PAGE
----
Doris Edwards

To better understand humanity and where we are today, young people should seek out the stories of older relatives and loved ones, Holocaust survivor Doris Edwards told students.

Born in southern Germany in 1929, as a young girl, Ms. Edwards witnessed the rise of the Nazi party. She and her older brother were evacuated to the Netherlands through the Kindertransport rescue program, while her parents fled to the United States. Her grandmother, along with her aunt and cousins, died in concentration camps. After a dangerous journey through Europe, Ms. Edwards and her brother reunited with their parents in New York City. Ms. Edwards now shares her story through the Facing History and Ourselves nonprofit, an educational program that asks students to examine topics of racism, prejudice and anti-Semitism. Her visit to campus was sponsored by the Jewish Student Union.

“If you have an older person in your family, ask them to share their life with you. Once they are gone, those stories disappear.”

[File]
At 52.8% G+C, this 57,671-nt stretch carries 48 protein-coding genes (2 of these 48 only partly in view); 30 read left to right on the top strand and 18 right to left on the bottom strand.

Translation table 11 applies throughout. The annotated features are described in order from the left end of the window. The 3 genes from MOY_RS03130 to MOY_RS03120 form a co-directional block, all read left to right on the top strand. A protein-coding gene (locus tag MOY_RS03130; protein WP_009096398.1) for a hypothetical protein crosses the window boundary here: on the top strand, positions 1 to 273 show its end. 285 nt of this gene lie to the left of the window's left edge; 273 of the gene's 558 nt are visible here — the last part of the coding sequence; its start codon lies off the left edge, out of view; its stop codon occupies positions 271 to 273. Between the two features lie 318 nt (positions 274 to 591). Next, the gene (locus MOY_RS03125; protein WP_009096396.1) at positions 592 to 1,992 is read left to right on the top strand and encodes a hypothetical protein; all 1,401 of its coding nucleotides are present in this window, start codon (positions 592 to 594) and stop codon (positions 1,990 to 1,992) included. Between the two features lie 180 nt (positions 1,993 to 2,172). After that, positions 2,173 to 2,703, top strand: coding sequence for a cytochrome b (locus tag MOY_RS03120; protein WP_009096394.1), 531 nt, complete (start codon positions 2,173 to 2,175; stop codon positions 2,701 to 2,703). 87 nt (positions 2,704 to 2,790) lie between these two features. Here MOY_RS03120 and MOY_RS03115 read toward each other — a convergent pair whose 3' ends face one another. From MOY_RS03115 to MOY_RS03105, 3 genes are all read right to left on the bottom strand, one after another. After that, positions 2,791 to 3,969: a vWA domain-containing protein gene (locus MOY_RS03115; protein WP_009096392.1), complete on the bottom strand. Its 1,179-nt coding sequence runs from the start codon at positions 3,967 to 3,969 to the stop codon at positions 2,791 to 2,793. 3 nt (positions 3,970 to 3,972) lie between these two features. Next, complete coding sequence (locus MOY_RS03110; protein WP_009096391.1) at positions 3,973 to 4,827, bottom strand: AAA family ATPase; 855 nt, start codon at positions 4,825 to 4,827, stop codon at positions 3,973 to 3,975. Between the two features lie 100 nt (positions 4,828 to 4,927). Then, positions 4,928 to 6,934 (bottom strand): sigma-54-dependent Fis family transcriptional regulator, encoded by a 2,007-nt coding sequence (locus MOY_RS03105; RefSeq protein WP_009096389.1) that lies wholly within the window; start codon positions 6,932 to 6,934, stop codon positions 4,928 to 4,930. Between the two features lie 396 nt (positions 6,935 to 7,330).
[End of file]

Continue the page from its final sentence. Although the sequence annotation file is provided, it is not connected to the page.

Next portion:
The Food Issue

In this issue we celebrate the world of food. In putting it together, we visited alumni at farms as close as Mattapan and as far away as Downeast Maine. We spoke to chefs who’ve chosen diverse culinary paths and to alumni who, during challenging times, created a platform for sharing recipes and memories that are keeping them closer together. These stories help remind us that food nourishes not only the body but also the soul, keeping friends and families close. As the renowned food writer MFK Fisher wrote: “I think our three basic needs for food and security and love are so mixed and mingled and entwined that we cannot straightly think of one without the others.” The stories and individuals featured in this issue echo that sentiment.